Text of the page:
You’re locked out of your apartment. Broccoli in the refrigerator has gone bad. The power goes out. What do you do? These are all... Milbank Transition Program Prepares Young Adults

_dsc0050You’re locked out of your apartment. Broccoli in the refrigerator has gone bad. The power goes out. What do you do? These are all situations young people encounter when they live on their own for the first time. Six students enrolled in the Milbank School District Transition Program are learning how to be prepared for these circumstances and dozens of others. The program is designed for 18-21 year-old students with disabilities. “The goal is to give them skills to live independently if they choose,” stated Keri Schliesman, elementary special education director for the district.

The program began in 2011 and remained housed at Koch Elementary until this year, when the district rented a one-bedroom apartment near Hartman’s Family Foods. The apartment helps to simulate real life experiences. It is open from 8 a.m. to 4 p.m. daily and, depending on their schedules, the students are there from 9 a.m. to 3 p.m.

“When the students first arrived, it was an empty apartment. So, their initial task was to get furniture and arrange and decorate it,” Sclhiesman said. “They had to measure the window, buy a curtain, and hang it up. Tyler (Johnson) got the giggles so bad because he kept hitting the wall with the hammer while putting up the rod.”

Renee Shelstad serves as the 18-21 education teacher. She is assisted by special education paraprofessional Carrie Novy. The students are Tyler Johnson, Eliza DiNatale, and Mariah Pillatzki. One additional student from Milbank is enrolled in the program along with two students from outside the district.

The students began preparations last year as high school seniors. They completed paperwork and classes and also learned to handle a checkbook, cooking and cleaning, and helped serve lunch and coffee at Koch School.

_dsc0002-12Now they are quickly discovering what it takes to live an independent life. To start the week, the roommates plan their menus and write a grocery list. Before they go shopping at Hartman’s for groceries, they look over sales fliers and coupons to make the best choices. “We like to try new foods,” the three chimed in. “We get new ideas from cookbooks and Pinterest.” But they have also learned to be flexible. “Because they only go grocery shopping one day a week, if they plan something and don’t have the ingredients to make it, they have to make something else instead,” Novy said. “And if they make too much of something, they save the leftovers.”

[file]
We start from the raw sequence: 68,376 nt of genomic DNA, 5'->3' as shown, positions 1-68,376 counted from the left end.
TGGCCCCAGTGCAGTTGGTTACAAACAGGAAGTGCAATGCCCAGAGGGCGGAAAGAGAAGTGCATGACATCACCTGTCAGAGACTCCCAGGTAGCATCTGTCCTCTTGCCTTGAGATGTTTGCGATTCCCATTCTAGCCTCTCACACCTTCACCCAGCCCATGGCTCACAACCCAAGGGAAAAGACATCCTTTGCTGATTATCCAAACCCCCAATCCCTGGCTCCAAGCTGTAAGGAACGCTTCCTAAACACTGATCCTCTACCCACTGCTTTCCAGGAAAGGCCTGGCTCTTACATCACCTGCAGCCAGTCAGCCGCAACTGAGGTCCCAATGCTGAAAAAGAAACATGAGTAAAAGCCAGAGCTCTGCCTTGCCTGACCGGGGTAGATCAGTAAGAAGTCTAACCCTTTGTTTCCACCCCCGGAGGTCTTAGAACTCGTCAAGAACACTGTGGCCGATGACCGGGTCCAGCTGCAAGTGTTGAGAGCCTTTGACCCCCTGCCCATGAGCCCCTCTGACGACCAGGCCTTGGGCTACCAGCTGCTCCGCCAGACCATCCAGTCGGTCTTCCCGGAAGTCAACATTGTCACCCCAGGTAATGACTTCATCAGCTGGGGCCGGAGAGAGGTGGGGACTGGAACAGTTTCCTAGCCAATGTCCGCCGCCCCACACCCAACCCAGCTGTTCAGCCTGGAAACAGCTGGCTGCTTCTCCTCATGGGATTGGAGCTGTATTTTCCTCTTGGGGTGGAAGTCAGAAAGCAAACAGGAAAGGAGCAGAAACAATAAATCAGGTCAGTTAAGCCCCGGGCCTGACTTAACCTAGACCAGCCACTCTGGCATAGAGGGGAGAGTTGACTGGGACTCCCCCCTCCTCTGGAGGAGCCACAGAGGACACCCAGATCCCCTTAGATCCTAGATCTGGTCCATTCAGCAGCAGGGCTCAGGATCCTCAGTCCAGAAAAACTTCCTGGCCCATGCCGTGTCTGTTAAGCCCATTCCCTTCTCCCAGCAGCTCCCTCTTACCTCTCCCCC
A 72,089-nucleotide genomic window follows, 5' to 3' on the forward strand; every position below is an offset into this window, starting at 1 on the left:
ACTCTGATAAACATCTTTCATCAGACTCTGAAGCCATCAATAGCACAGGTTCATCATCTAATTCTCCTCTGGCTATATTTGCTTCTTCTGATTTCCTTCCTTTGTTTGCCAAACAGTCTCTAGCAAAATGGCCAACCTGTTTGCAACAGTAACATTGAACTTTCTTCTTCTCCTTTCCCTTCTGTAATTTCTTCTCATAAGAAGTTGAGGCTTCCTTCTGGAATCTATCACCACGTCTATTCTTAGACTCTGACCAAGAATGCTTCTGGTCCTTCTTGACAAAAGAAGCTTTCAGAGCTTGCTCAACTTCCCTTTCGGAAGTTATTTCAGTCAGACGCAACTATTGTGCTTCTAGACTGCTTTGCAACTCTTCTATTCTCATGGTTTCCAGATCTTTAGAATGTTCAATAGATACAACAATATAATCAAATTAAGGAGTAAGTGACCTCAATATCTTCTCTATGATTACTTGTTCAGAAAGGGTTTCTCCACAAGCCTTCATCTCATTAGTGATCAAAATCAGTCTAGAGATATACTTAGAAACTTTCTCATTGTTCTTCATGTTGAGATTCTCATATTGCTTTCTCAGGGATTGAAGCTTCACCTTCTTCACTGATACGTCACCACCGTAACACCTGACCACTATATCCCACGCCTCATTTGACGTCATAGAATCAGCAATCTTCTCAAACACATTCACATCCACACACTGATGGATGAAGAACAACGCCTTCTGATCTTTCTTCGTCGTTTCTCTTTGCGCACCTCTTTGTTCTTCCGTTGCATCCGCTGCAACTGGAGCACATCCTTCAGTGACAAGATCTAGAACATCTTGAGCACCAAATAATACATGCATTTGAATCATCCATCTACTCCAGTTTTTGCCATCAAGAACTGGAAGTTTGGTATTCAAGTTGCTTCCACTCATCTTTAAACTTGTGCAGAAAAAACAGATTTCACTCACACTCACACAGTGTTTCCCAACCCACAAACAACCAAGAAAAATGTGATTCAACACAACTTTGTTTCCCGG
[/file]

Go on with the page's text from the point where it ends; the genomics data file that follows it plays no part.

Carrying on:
The students worked on budgeting which comes in handy when shopping for groceries. “That’s not fun,” Eliza said. “But we compare prices and buy whatever is the cheapest.” A major task they each learned was to cook. “Mariah is an aspiring chef, but the others had not done much cooking,” Shelstad said.

Mariah’s favorite dish to prepare is stir fry. She also makes salsa.

“I like homemade meals the best,” said Eliza, who is known for finding new recipes to try. “The chicken bacon ranch they made was awesome,” Shelstad said. They also occasionally prepare quick frozen meals such as pizza or macaroni and cheese, but vary their choices every week.

When they are done dining, each student is responsible for washing dishes. “We had an issue,” Eliza admitted. “We argued about who had to wash dishes and we disagreed.” “There were days when one student would make a big meal which required more dishes and then another student would make something simple which only needed one or two dishes. So to make it fair, they now do all their own dishes,” Novy explained.

Everyone who has a home has to maintain it and the group also has learned to tackle the cleaning and upkeep of their apartment. They follow a weekly chore list of vacuuming, sweeping, dusting, cleaning the bathroom, and taking out the garbage. “We rotate jobs because everyone was arguing about that, too,” Mariah said. “Mrs. Shelstad did a chore chart.” Each student also brings his or her laundry to the apartment one day a week to be washed. “We use the laundry room on the main floor of the apartment building,” Eliza said. “We put coins in the machine.”